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The environment is that the members I'm pushing into the Collection are nameless, un-identifiable (to avoid bad abstractions, and please, don't freak out: members are actually other Collection instances). In order to be able to make fast searches, I'm creating a meaningfull hash name for each new member, and provide it as the Key string, on the Add method of the "topmost" Collection.

When I have a key to seach with, everything's dandy... Problem is I'd like to iterate the members of the collection and get the Key that was provided on Add (the generated Hash, that unfortunetely is not possible to reverse-Hash).

I'm moving on by defining that the first member of the inserted sub-collection instance is a string, containing the mentioned hash, but if anyone cracks this, I'll be much obliged.

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Some code snippet would be helpfull. –  boj Apr 10 '09 at 18:29

3 Answers 3

up vote 4 down vote accepted

The simple approach would be to use a Dictionary instead of a Collection. The Dictionary is essentially an associative array of key, item pairs and support retrieval of its keys as an array. To use the Dictionary you will need to add a reference to the Microsoft Scripting Runtime. The drawback to using the dictionary is that it is not enumerable in the same way as the collection. A more elaborate solution would be to wrap the collection and dictionary to create an enumerable dictionary as outlined below.

NB To get NewEnum to work properly in VBA the class module has to be exported and manually edited as follows and then re-imported.

Public Property Get NewEnum() As IUnknown
Attribute NewEnum.VB_UserMemId = -4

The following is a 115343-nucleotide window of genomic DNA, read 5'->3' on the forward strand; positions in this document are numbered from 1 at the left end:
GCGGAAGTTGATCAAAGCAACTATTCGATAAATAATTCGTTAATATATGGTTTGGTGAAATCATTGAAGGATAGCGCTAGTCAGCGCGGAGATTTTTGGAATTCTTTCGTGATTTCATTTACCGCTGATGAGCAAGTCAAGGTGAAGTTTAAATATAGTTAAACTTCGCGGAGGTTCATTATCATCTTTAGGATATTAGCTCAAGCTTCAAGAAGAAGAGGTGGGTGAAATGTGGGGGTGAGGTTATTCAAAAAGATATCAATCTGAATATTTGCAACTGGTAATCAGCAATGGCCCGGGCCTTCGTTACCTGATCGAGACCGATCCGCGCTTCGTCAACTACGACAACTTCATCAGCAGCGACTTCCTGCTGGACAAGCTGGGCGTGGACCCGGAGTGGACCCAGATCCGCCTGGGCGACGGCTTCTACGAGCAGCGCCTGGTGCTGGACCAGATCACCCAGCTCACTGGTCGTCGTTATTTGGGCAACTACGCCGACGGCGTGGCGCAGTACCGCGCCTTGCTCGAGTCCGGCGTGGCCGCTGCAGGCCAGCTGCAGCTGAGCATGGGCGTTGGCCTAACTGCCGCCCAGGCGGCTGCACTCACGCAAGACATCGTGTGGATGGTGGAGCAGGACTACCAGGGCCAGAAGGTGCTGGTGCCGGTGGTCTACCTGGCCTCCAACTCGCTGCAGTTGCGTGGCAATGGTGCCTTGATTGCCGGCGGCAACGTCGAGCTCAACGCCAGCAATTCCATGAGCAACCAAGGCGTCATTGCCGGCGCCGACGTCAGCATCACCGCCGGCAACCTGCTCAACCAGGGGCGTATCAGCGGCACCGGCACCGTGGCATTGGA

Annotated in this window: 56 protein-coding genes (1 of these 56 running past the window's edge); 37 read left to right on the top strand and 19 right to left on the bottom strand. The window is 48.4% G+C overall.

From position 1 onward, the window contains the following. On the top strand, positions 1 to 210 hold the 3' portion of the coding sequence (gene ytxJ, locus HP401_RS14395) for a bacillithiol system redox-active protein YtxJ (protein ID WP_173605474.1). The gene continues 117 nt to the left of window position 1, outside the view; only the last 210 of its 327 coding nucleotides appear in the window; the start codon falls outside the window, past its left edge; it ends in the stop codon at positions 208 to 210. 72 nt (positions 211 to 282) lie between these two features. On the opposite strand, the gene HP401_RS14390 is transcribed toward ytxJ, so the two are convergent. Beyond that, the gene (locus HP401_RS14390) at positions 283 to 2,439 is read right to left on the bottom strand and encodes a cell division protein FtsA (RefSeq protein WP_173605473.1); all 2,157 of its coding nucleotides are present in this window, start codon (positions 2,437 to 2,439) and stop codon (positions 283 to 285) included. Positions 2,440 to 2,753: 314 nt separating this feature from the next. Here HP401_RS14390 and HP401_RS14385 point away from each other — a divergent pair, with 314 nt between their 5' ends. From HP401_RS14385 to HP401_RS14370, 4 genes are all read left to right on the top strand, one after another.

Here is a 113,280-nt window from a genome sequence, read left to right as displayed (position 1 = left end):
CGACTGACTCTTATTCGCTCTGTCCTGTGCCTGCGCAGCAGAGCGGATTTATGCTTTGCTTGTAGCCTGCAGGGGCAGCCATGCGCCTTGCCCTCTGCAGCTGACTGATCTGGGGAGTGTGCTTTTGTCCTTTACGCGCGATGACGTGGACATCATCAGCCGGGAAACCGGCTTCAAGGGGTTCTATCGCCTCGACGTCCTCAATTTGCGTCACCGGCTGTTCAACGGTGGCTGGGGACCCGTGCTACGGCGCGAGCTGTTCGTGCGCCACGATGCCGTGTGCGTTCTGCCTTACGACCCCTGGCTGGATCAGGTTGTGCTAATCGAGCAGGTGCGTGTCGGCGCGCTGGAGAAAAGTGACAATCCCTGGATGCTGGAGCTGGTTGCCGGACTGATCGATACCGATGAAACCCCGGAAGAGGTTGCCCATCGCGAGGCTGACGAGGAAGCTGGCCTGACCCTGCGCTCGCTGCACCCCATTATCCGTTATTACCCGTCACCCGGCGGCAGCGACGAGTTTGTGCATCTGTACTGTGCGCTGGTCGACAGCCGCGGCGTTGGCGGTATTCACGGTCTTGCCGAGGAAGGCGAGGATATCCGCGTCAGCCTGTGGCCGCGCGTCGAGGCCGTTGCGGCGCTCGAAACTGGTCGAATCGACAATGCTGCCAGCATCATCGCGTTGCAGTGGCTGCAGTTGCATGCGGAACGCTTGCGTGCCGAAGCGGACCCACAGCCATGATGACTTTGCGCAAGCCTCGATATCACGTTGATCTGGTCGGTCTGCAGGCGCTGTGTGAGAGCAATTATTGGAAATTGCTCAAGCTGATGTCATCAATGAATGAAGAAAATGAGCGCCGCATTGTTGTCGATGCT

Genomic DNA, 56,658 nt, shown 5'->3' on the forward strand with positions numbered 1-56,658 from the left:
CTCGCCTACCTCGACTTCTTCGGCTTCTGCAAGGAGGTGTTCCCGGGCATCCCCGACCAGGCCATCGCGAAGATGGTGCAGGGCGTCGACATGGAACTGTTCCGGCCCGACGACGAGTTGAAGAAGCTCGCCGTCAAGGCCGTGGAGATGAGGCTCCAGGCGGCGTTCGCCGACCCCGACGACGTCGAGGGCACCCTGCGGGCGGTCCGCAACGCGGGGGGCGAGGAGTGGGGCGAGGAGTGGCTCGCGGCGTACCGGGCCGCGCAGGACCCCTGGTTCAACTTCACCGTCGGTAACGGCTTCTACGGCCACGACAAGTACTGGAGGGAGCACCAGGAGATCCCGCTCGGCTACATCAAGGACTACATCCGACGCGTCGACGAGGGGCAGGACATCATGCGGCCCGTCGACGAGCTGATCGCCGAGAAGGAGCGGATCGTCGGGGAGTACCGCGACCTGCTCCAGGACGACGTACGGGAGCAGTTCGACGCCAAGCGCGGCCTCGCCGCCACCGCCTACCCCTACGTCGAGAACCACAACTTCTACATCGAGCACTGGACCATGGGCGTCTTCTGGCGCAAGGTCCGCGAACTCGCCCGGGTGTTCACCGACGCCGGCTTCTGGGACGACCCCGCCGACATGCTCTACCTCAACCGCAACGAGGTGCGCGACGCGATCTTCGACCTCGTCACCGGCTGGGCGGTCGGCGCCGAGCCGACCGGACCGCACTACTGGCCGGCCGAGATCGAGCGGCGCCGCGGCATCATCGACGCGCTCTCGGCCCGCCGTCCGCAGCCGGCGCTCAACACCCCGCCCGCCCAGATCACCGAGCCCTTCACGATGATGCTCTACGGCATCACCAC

Set NewEnum = someKeys.[_NewEnum]
End Property

example

Option Explicit
Private someKeys As Dictionary
Private someCols As Collection
Public Function Add(o As Object, Key As String) As Object
    someKeys.Add Key, o
    someCols.Add o, Key
End Function
Public Property Get Count() As Long
    Count = someCols.Count
End Property
Public Property Get Item(vKey As Variant) As Object
    Set Item = someCols.Item(vKey)
End Property
Public Sub Remove(vKey As Variant)
    someKeys.Remove vKey
    someCols.Remove vKey
End Sub
Public Property Get NewEnum() As IUnknown
   Set NewEnum = someCols.[_NewEnum]
End Property
Public Property Get Keys() As Variant
    Keys = someKeys.Keys
End Property
Private Sub Class_Initialize()
    Set someKeys = New Dictionary
    Set someCols = New Collection
End Sub
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It crawls. There are Buts: i) Key can't be optional on Add method; ii) how do you remove the corresponding key during remove method?; iii) it's dumb-possible to aC.Keys().Delete I suggest: ii) someKeys.Add(Key, Key) allowing someKeys.Remove(vKey) later on; iii) Get Keys(anIndex as long) as String –  jpinto3912 Apr 10 '09 at 20:08
    
i. good point. ii. I didn't give that any consideration, and your suggestion is the better of the two alternatives offered, but Key, Key irks me. Maybe Dictionary would be better for the keys. iii. That Get would be redundant since the default member of the collection returned would be .Item –  cmsjr Apr 10 '09 at 22:02
    
Also, crawls in the sense of performance, or in the sense of is not complete? –  cmsjr Apr 10 '09 at 22:03
    
"crawls" in correcteness (but it's on polish). I think I didn't came across on iii) If you're giving a ref to a priv. member, I guess it gives a user the opport. to mess with it (don't know if vba errors). E.G. set myKeys=thisWrapCol.Keys() Call myKeys.Delete() Agree on ii? (yeah it's weird) –  jpinto3912 Apr 10 '09 at 22:54
    
Ok, I'm with you on iii. For ii I still wonder if it wouldn't make sense to make someKeys a Dictionary, add the key and collection during Add and expose its Keys collection through a property, this would give you a way to get the set of Keys or an individual Key without encapsulation issues. –  cmsjr Apr 10 '09 at 23:28

You could wrap your member collections in you own collection call that store the key and the collection. The is just a matter of iterating throw the collection and asking the elements for their key (i.e. you hash).

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try to substitute

Public Function NewEnum() As IUnknown
        Set NewEnum = m_ObjectCollection.[_NewEnum]
End Function

with

Public Function NewEnum() As Collection
        Set NewEnum = m_ObjectCollection
End Function

it worked for me.

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